With this technique, trainers can teach dogs (and humans) complex behaviors and ‘behavior chains’ that would otherwise never occur. Not naturally, and not by trying to elicit them by prompting. Have you ever seen a dog hold a paint brush, dip it into the paint, and move the brush over a painting board? During shaping, the dog learns to try out behaviors. He will show behaviors that are a continuum (if you will) of the ones the trainer has been reinforcing, and/ or the dog will accidentally ‘tap’ into behaviors that the trainer is looking for. This way the dogs’ behavior will be shaped towards the final goal.

You can watch the shaping process in action in the following videos from The Academy for Dog Trainers, where students learn what is called a Free-Shaped Retrieve to help them learn and refine the process:

Shaping: Retrieve with Pamela and Buster

Students of the Academy are given the task of building a retrieve to hand with distance as part of their curriculum, and to advance in the program, they must pass this difficult assignment.The point in this exercise is to teach budding trainers the value of shaping behavior through the use of approximations. As they work through the plan, they begin "shopping" for the next piece of criteria- building, often at the very beginning to the dog merely looking at the object to touching it with their nose, to opening their mouths, to partial and then full lifts and ultimately to carrying and placing the object in hand.This assignment teaches trainers to be clear on criteria, to help ensure they learn the value of knowing what they are conveying to the dog. To the average eye, it may look or sound merely like a silly or fun game, but it's much more than that. Shaping is a powerful method, and this process helps students really understand the nitty gritty of it.Thanks so much for joining us for our Building Behavior series!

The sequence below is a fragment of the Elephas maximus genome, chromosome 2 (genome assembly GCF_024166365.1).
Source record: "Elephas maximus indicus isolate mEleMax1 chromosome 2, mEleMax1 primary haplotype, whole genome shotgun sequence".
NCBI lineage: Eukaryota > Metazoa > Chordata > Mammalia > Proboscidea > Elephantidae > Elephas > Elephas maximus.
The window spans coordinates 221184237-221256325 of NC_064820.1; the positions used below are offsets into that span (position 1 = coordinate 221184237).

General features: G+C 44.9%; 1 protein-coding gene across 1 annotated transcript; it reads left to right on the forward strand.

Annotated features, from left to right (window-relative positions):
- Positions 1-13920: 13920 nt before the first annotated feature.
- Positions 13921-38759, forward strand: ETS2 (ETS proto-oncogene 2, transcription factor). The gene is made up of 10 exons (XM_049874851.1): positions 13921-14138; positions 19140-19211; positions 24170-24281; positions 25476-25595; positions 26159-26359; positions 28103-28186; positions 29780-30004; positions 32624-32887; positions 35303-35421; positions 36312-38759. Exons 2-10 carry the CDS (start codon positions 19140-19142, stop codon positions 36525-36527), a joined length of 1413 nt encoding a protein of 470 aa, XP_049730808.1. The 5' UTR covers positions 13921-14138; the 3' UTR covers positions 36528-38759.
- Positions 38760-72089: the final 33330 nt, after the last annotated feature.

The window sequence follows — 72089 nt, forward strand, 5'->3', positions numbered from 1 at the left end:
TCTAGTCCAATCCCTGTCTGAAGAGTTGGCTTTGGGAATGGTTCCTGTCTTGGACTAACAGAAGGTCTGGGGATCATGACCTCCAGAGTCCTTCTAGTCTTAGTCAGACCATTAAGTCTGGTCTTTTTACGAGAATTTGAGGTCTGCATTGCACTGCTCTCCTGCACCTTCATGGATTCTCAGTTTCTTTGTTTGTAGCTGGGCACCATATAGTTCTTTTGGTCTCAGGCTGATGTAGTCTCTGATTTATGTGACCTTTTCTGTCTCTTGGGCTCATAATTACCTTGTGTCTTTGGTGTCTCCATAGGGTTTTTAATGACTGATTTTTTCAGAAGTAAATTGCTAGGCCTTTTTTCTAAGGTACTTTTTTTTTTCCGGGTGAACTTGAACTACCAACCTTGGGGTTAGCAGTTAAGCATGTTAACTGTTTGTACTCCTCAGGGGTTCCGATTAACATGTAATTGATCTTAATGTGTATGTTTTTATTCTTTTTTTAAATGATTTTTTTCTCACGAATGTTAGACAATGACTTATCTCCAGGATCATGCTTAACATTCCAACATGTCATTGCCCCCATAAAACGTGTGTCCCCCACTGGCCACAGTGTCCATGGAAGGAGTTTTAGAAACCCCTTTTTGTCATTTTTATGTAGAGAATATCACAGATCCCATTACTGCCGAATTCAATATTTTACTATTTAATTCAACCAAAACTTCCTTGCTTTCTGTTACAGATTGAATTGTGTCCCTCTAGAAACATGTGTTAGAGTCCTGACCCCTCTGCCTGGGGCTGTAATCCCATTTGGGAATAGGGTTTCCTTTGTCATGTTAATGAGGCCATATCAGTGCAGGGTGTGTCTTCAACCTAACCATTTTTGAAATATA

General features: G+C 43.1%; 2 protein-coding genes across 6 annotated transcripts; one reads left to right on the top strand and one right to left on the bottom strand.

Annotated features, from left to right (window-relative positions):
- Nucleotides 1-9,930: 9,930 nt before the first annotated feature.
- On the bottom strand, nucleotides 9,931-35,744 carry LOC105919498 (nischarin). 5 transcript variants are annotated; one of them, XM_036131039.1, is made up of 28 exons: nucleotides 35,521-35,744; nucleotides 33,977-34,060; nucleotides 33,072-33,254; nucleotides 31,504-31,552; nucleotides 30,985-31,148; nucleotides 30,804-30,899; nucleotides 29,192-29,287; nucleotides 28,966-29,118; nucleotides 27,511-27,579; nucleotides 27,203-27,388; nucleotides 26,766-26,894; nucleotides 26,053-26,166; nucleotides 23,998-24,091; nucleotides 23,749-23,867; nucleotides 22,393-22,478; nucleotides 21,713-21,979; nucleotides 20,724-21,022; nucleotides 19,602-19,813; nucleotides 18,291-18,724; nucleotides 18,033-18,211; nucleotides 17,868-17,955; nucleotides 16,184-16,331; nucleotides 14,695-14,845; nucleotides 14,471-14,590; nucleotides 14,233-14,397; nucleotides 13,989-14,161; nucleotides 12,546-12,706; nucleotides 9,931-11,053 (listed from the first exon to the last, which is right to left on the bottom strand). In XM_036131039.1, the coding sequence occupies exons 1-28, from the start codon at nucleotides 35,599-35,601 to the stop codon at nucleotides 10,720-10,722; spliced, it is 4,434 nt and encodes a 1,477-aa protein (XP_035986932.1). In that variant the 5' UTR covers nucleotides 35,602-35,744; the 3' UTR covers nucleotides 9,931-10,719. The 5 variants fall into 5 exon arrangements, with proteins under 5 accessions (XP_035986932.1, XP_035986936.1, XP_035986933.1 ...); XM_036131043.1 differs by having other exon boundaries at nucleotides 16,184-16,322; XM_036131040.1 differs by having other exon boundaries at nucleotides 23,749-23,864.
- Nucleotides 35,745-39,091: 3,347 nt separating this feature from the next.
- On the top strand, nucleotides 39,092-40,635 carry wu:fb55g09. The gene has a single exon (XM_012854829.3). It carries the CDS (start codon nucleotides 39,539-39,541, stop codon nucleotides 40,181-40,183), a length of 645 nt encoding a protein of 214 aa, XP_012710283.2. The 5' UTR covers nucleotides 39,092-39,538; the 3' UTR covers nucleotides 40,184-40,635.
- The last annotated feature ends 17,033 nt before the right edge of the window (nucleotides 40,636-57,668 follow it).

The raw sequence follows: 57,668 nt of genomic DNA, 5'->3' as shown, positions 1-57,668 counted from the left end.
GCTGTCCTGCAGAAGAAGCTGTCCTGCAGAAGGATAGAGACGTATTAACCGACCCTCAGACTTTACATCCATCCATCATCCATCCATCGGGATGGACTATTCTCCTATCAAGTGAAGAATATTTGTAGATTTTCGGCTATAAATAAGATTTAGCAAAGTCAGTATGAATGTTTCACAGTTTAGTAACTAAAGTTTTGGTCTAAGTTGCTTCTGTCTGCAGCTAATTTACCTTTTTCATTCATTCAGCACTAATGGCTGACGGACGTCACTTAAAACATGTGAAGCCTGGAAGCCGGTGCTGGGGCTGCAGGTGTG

Posted by The Academy for Dog Trainers on Friday, June 22, 2018

Free-Shaped Retrieve with Lizzy & Tuck

When students of the Academy begin working on the free-shaped retrieve, they often start out convinced that it won't work and that the dog they work with will never pick up the item. This shaping assignment is designed to teach students how to build behaviors by rewarding approximations and raising criteria accordingly. It hones their training skills, sharpens their eye and improves their timing. Here's student Lizzy Flanagan working with Tuck in snippets of each step and then the magic moment at the end that never ceases to amaze students. Free-shaping is not an easy task, but it is one that helps build good trainers with mad skills.

Posted by The Academy for Dog Trainers on Monday, February 18, 2019

And here’s a snippet from the free, bonus dog trick training course students of It’s Tricky “unlock” once they have completed the course and show off their stuff! This snippet shows a bit of Tito’s process as we go through the steps of teaching him to put his toys in a basket.

Check out this little teaser video of some cute dogs learning a new trick or two! 👏🏼🐶🏆

It's Tricky…just a little tease!

Our next course is so, so close to launch! It's Tricky with Sylvia Borghardt Dog Training is going to be So. Much. Fun. and will help even the most novice dog owner learn how to train their dog and have a blast together!We've got some treats to coincide with this tricks course, as well- contests, bonus information and opportunities to learn more complex tricks, so watch this space for more info and FUN!Sign up for our newsletter here to be among the first to Get Tricky!

Posted by on Tuesday, October 2, 2018

You can learn more and sign up for It’s Tricky: Learning to Train your Dog with Tricks. Get the course for 25% off when you use the code SHAPING at checkout. Join us in the course where students (both human & canine) learn dog trick training: Spin, Shake, Bow, Bang, Sit Pretty, how to go from Shake to High Five and from Bang to Roll Over. 🎉

Current students of It’s Tricky, watch your email this week for some fun stuff and updates!